Joe Loesch – Making Music on Route 66


Joe Loesch at the Jack Rabbit Trading Post, Arizona, 1957, then again in 2009.

Playing in the band, The Road Crew, Joe Loesch is an ambassador for the Mother Road, spreading its legend through music. But that’s not Joe’s only involvement with Route 66, and his memories of this famous highway go all the way back to early childhood.

Loesch, born in 1947, started life in Maplewood, Missouri, just a couple of blocks from Manchester Road, one of Route 66′ alignments through the St. Louis area. His family moved to Affton, Missouri when he was three, and they would travel the Mother Road often going to see family in California.

Joe says his dad was the type to get started by 4 am and try to get 500 miles down the road every day. He wouldn’t stop in Missouri at any attractions, like Meramec Caverns, because that was too close to home and could be done another time. Luckily, however, his Dad would listen to family requests once they were out of the state. In fact, Joe remembers traveling Route 66 from St. Louis to California for the Grand Opening of Disneyland in 1955.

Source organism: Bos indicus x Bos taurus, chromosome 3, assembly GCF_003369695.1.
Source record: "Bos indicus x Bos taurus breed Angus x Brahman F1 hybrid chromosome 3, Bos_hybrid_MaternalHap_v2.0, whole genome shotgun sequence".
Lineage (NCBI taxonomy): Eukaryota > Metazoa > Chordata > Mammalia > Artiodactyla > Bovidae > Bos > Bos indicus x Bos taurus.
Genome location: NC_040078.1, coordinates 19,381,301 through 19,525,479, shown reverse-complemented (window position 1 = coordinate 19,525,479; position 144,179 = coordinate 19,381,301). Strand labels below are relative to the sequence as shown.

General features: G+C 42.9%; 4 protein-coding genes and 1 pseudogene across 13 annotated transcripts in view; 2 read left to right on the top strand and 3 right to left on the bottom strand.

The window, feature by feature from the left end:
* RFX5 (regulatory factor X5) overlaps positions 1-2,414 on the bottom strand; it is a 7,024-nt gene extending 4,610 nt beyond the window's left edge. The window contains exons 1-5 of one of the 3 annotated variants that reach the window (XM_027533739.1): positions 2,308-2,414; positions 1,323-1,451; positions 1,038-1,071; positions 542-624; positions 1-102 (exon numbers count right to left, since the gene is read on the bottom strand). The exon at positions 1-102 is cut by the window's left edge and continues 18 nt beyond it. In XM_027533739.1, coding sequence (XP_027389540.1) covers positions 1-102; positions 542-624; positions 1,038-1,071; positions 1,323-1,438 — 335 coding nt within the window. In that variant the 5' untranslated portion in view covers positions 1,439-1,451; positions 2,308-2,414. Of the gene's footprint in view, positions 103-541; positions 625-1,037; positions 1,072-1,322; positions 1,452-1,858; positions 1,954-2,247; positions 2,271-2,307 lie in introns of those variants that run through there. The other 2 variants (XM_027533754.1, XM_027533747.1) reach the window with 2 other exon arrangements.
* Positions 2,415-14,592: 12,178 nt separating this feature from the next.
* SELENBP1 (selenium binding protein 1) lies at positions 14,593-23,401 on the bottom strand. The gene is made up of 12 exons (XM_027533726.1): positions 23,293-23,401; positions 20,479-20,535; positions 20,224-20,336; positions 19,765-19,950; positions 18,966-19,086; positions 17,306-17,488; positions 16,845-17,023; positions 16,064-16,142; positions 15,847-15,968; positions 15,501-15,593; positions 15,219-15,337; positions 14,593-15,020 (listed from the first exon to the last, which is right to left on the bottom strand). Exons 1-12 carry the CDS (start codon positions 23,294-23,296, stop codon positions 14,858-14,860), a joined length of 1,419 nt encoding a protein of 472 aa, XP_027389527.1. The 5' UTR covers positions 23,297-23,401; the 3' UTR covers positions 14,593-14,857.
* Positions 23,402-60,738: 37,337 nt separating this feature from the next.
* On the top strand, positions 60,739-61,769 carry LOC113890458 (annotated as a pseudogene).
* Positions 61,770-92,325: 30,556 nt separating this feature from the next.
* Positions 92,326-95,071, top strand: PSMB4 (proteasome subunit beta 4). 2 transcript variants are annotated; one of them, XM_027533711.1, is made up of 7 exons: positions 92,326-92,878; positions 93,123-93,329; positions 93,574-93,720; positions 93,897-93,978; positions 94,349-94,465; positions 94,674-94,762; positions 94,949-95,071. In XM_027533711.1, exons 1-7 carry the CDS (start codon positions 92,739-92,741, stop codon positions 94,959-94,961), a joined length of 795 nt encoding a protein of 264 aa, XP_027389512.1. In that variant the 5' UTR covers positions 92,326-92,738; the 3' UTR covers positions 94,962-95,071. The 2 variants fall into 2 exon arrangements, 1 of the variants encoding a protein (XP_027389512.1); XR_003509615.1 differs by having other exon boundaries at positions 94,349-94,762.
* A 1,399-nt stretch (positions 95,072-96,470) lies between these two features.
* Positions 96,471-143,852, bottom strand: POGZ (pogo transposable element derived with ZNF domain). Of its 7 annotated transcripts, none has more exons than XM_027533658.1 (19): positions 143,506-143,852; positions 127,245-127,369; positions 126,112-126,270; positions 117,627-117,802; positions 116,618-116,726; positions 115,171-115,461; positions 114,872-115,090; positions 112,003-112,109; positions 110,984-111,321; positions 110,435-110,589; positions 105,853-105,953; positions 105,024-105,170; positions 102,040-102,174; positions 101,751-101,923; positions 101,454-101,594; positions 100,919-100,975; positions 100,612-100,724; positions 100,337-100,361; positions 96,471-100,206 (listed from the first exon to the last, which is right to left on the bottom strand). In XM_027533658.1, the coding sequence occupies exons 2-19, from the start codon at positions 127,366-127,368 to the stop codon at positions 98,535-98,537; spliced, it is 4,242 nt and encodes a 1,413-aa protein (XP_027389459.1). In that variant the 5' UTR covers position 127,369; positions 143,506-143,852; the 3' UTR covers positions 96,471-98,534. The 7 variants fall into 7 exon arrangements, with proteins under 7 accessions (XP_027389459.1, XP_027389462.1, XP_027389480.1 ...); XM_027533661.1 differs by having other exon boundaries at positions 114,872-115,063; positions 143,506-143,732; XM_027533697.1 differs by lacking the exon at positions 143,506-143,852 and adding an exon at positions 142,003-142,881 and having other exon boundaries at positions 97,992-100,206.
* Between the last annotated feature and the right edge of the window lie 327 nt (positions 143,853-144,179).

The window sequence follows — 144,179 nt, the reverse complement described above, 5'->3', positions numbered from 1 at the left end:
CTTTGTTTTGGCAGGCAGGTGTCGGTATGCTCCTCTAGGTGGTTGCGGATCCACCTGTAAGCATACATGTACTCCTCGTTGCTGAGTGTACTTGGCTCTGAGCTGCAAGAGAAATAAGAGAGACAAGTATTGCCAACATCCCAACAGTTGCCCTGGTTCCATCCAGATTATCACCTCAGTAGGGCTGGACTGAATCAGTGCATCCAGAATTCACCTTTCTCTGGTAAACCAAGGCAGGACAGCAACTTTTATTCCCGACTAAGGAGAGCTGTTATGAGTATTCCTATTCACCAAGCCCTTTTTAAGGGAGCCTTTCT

Loesch says that the attractions of 66 were every bit as exciting as their destination. Like the Buffalo Ranch in AftonOklahoma, the Jack Rabbit Trading Post in Joseph City, Arizona, and the Painted Desert, which as a kid he expected to be actually painted. He also remembers his Dad not being one for hotels. That meant nights at roadside parks, where the family would sleep in the car while Dad slept in the Park. Obviously, travel was a lot different then, as there were no worries.

In 1959 the Loesch family decided to move to California, so they sold their home and bought a 36×8 foot trailer, pulling it down Route 66 with their 1954 Ford four-door sedan. The trip came with challenges, as Joe remembers his dad struggling to get over a hill, having to back down all the way, then get a running start at it to make it over.

Moving to California wasn’t the end of their travels along Route 66 though, as now they were heading back to St. Louis to see family. However by this time, the Interstate system was taking shape, and Joe’s dad took advantage of the new expressway to travel. It would be years later when Joe bought the book “Route 66: The Mother Road” by Michael Wallis as a gift, that his dad and he would look back on the sad decline of the towns along the Mother Road after the Interstates took over.